Nigeria’s ten-year Eurobond closed the first half of the year at a yield of 13.45% or $69.8 in unit price pointing to one of the worst yields in years for Africa’s largest economy.
Sovereign Eurobond yields at double-digit rates are often considered junks suggesting they are either unsafe to buy or unattractive to bond buyers due to several factors.
Emerging markets like Nigeria have seen bond prices fall following the Russia-Ukraine war and the decision by the US Fed to raise rates to combat rising inflation. A recent article indicates about $50 billion have been pulled out of emerging market bonds as borrowing gets harder at a reasonable cost.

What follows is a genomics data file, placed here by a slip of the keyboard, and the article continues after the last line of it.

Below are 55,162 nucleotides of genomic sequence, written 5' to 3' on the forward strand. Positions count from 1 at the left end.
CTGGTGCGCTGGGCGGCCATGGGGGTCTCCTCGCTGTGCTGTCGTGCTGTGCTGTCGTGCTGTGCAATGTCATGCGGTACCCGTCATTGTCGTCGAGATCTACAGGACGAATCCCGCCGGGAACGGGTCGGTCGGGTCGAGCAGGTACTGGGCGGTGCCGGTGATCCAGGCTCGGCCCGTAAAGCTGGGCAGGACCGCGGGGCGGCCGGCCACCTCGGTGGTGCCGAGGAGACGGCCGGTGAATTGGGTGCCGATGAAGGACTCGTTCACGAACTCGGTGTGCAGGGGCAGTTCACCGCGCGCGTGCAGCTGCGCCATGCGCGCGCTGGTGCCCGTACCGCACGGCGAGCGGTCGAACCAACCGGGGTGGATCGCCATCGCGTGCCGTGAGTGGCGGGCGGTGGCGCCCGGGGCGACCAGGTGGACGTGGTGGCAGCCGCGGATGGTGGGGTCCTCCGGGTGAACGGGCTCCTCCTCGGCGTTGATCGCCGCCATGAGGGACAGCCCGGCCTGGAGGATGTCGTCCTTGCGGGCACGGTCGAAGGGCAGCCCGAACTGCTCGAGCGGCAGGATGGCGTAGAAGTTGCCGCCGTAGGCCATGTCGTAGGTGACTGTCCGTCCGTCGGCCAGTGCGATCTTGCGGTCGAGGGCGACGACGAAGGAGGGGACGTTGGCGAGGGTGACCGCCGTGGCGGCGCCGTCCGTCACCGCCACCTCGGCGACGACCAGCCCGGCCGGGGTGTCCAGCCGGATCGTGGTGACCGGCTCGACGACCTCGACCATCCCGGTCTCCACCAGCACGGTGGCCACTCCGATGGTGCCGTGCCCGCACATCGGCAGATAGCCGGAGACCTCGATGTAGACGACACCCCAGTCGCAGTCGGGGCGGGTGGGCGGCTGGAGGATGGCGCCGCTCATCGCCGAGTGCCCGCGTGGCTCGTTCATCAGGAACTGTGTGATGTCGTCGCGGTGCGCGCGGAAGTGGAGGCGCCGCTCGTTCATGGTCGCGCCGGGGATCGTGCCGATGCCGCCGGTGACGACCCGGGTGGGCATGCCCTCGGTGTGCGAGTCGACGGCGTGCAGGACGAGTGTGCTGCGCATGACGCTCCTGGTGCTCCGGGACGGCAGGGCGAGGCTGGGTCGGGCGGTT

Nigeria last tapped the Eurobond market in March when it borrowed $1.25 billion in a 7-year bond at a whopping cost of 8.375%.
However, analysts believe it might not be able to go on another round of borrowing considering the high borrowing cost.
For Nigeria, the situation is even worse with the 10-year Eurobond now trading at a yield higher than its equivalent in local currency. For example, the recently sold 10-year April 2032 FGN Bond closed in June at a yield of 12.5% per annum almost 100 basis points lower than the 10-year Eurobond Yield.